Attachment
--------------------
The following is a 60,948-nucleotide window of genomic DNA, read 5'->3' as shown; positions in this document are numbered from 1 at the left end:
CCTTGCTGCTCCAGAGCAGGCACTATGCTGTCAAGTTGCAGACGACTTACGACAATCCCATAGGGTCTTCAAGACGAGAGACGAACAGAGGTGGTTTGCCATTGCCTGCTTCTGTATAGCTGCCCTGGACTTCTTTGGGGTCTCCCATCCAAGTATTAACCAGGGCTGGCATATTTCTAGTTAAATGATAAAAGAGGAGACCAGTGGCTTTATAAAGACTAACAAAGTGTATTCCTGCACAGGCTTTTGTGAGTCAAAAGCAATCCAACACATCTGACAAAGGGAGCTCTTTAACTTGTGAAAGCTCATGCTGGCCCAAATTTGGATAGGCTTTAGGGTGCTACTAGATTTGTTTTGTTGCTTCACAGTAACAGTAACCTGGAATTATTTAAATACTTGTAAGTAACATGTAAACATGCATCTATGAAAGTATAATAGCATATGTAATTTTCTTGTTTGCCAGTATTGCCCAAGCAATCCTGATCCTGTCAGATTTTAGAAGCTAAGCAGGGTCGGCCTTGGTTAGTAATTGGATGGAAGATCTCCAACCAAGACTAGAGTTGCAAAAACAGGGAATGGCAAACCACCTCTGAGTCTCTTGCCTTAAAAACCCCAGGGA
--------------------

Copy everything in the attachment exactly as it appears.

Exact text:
The following is a 60,948-nucleotide window of genomic DNA, read 5'->3' as shown; positions in this document are numbered from 1 at the left end:
CCTTGCTGCTCCAGAGCAGGCACTATGCTGTCAAGTTGCAGACGACTTACGACAATCCCATAGGGTCTTCAAGACGAGAGACGAACAGAGGTGGTTTGCCATTGCCTGCTTCTGTATAGCTGCCCTGGACTTCTTTGGGGTCTCCCATCCAAGTATTAACCAGGGCTGGCATATTTCTAGTTAAATGATAAAAGAGGAGACCAGTGGCTTTATAAAGACTAACAAAGTGTATTCCTGCACAGGCTTTTGTGAGTCAAAAGCAATCCAACACATCTGACAAAGGGAGCTCTTTAACTTGTGAAAGCTCATGCTGGCCCAAATTTGGATAGGCTTTAGGGTGCTACTAGATTTGTTTTGTTGCTTCACAGTAACAGTAACCTGGAATTATTTAAATACTTGTAAGTAACATGTAAACATGCATCTATGAAAGTATAATAGCATATGTAATTTTCTTGTTTGCCAGTATTGCCCAAGCAATCCTGATCCTGTCAGATTTTAGAAGCTAAGCAGGGTCGGCCTTGGTTAGTAATTGGATGGAAGATCTCCAACCAAGACTAGAGTTGCAAAAACAGGGAATGGCAAACCACCTCTGAGTCTCTTGCCTTAAAAACCCCAGGGA